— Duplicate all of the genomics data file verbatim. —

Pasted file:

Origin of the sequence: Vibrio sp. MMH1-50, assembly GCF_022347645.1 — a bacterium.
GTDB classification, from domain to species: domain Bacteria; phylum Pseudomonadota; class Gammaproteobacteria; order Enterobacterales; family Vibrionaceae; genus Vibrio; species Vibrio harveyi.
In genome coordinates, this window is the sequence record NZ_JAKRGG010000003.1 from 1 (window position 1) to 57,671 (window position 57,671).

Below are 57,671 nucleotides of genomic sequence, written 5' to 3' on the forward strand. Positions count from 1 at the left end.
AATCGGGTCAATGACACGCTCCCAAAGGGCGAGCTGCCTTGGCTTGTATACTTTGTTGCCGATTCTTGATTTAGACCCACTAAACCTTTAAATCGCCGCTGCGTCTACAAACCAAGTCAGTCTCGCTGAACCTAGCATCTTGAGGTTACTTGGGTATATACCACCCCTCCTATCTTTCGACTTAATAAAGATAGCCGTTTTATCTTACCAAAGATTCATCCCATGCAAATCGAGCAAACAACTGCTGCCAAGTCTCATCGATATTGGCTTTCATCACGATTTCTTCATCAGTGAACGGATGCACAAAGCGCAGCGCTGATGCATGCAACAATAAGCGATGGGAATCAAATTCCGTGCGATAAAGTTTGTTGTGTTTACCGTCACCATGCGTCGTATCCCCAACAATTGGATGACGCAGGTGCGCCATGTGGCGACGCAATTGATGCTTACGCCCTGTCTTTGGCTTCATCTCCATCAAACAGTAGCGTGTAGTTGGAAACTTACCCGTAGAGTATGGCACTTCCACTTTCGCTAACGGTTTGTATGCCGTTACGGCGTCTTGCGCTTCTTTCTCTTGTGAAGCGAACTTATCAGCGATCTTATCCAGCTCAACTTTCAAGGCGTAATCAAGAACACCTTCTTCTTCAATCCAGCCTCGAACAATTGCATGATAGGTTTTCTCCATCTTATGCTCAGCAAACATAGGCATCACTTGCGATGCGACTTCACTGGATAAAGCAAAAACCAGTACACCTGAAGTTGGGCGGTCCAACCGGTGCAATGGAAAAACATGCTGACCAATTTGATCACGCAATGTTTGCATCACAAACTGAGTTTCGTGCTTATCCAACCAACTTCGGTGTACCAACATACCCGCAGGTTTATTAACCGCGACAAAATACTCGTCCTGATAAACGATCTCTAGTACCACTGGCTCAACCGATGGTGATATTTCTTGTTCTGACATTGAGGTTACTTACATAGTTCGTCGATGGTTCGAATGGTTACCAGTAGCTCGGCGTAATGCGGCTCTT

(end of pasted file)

Origin of the sequence: Vibrio sp. MMH1-50, assembly GCF_022347645.1 — a bacterium.
GTDB classification, from domain to species: domain Bacteria; phylum Pseudomonadota; class Gammaproteobacteria; order Enterobacterales; family Vibrionaceae; genus Vibrio; species Vibrio harveyi.
In genome coordinates, this window is the sequence record NZ_JAKRGG010000003.1 from 1 (window position 1) to 57,671 (window position 57,671).

Below are 57,671 nucleotides of genomic sequence, written 5' to 3' on the forward strand. Positions count from 1 at the left end.
AATCGGGTCAATGACACGCTCCCAAAGGGCGAGCTGCCTTGGCTTGTATACTTTGTTGCCGATTCTTGATTTAGACCCACTAAACCTTTAAATCGCCGCTGCGTCTACAAACCAAGTCAGTCTCGCTGAACCTAGCATCTTGAGGTTACTTGGGTATATACCACCCCTCCTATCTTTCGACTTAATAAAGATAGCCGTTTTATCTTACCAAAGATTCATCCCATGCAAATCGAGCAAACAACTGCTGCCAAGTCTCATCGATATTGGCTTTCATCACGATTTCTTCATCAGTGAACGGATGCACAAAGCGCAGCGCTGATGCATGCAACAATAAGCGATGGGAATCAAATTCCGTGCGATAAAGTTTGTTGTGTTTACCGTCACCATGCGTCGTATCCCCAACAATTGGATGACGCAGGTGCGCCATGTGGCGACGCAATTGATGCTTACGCCCTGTCTTTGGCTTCATCTCCATCAAACAGTAGCGTGTAGTTGGAAACTTACCCGTAGAGTATGGCACTTCCACTTTCGCTAACGGTTTGTATGCCGTTACGGCGTCTTGCGCTTCTTTCTCTTGTGAAGCGAACTTATCAGCGATCTTATCCAGCTCAACTTTCAAGGCGTAATCAAGAACACCTTCTTCTTCAATCCAGCCTCGAACAATTGCATGATAGGTTTTCTCCATCTTATGCTCAGCAAACATAGGCATCACTTGCGATGCGACTTCACTGGATAAAGCAAAAACCAGTACACCTGAAGTTGGGCGGTCCAACCGGTGCAATGGAAAAACATGCTGACCAATTTGATCACGCAATGTTTGCATCACAAACTGAGTTTCGTGCTTATCCAACCAACTTCGGTGTACCAACATACCCGCAGGTTTATTAACCGCGACAAAATACTCGTCCTGATAAACGATCTCTAGTACCACTGGCTCAACCGATGGTGATATTTCTTGTTCTGACATTGAGGTTACTTACATAGTTCGTCGATGGTTCGAATGGTTACCAGTAGCTCGGCGTAATGCGGCTCTT